Document Type

Article

Publication Date

9-2005

Abstract

Today, AB 633 stands as a landmark law with great potential — much of it yet to be realized — to fight against the proliferation of sweatshops and corporate abuse in the garment industry, and to serve as model legislation for other low-wage industries across California and around the nation in which workers are denied their most basic workplace rights. In documenting the successes of AB 633, as well as presenting the challenges garment workers still face in recovering their wages under the law, this report seeks to provide an answer to the pivotal question: Has AB 633 fulfilled its promise?

To answer this question, we analyzed a statistically random sample of over 200 AB 633 claims docketed by the state labor agency between March 31, 2001 and February 18, 2004. Our Key Findings illustrate that AB 633 is a powerful tool that has been ineffectively utilized by DLSE and hence ignored by many companies that continue to profit from sweatshop labor. This report concludes with a series of recommendations which the authors hope to pursue with key stakeholders as part of our collective responsibility to realize the promise of AB 633 —and to make sweatshops in garment and other low-wage industries a part of our past, not our future.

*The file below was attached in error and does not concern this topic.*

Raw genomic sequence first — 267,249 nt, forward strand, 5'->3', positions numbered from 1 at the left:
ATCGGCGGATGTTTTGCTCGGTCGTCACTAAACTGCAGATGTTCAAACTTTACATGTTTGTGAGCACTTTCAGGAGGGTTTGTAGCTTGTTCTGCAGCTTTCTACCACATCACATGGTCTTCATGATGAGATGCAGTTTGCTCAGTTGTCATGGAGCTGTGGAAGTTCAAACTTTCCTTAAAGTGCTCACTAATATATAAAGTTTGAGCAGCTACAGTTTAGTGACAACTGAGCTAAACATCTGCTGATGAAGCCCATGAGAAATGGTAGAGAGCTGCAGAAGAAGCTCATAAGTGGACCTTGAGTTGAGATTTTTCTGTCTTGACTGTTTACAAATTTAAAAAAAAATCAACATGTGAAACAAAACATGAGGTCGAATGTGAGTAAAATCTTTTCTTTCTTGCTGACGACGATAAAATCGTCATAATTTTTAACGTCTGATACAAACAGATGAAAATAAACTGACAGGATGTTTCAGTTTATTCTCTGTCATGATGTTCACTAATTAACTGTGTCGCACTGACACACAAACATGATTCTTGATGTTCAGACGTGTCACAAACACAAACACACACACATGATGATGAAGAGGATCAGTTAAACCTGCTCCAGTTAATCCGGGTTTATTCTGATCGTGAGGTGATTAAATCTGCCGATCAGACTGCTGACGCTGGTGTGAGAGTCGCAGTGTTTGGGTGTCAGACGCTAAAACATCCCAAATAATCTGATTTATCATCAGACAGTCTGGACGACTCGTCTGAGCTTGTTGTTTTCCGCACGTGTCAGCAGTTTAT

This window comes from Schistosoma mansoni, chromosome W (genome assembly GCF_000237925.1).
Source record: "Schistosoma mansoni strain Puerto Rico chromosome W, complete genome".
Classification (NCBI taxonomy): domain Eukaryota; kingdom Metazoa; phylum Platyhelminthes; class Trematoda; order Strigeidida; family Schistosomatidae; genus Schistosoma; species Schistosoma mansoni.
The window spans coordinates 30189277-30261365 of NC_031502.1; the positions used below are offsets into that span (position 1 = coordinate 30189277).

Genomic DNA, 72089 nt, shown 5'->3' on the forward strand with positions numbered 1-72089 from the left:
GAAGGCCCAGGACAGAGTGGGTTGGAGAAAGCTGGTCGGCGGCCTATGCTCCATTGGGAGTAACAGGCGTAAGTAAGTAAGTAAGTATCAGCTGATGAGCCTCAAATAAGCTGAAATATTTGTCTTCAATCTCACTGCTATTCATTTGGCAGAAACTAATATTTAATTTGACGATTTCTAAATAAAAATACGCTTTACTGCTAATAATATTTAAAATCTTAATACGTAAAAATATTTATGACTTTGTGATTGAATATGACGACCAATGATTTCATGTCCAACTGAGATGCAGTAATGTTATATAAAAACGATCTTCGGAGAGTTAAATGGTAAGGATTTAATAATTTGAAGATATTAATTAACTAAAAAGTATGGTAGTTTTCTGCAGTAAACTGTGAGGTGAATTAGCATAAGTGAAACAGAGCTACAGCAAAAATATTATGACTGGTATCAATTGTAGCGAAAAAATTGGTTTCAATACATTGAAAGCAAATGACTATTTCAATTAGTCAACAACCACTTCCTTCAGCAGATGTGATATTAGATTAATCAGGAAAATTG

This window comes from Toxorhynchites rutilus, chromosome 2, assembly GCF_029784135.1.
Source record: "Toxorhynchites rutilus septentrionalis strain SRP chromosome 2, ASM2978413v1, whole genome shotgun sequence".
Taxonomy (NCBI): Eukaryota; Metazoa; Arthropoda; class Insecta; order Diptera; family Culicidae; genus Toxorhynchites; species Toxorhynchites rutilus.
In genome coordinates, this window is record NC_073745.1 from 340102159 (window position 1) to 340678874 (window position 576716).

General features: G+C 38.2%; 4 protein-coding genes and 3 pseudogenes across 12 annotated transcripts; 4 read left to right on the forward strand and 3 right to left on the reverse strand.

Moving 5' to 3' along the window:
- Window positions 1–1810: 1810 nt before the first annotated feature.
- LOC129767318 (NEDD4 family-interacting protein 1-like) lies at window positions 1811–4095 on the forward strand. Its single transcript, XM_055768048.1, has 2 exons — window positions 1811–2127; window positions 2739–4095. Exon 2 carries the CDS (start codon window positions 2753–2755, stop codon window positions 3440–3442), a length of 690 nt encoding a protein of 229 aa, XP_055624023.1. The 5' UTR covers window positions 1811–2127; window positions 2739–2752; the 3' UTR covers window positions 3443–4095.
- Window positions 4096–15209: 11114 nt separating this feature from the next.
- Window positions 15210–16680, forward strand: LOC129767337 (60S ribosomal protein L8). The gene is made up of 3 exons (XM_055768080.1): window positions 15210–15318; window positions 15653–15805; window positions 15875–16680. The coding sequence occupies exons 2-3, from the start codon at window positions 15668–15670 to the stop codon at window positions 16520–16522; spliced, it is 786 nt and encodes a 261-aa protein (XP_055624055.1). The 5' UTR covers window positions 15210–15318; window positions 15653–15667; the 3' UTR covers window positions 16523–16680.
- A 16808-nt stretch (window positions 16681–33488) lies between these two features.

Comments

This report was designed by the Garment Workers Collaborative: five California-based organizations that have worked together over the past decade by combining legal advocacy, worker organizing, and policy advocacy to achieve racial and economic justice for California’s immigrant garment workers. The Garment Workers Collaborative is comprised of the Asian Law Caucus (ALC), the Asian Pacific American Legal Center (APALC), the Garment Worker Center (GWC), Sweatshop Watch, and the Women’s Employment Rights Clinic of Golden Gate University School of Law (WERC). Together, we advocate for stronger labor law enforcement in the garment industry and for manufacturer and retailer accountability for sweatshop conditions. We also seek to empower low-income Asian and Latino garment workers to assert their workplace rights, and to ensure immigrant workers have greater access to the government agencies charged with enforcing labor laws.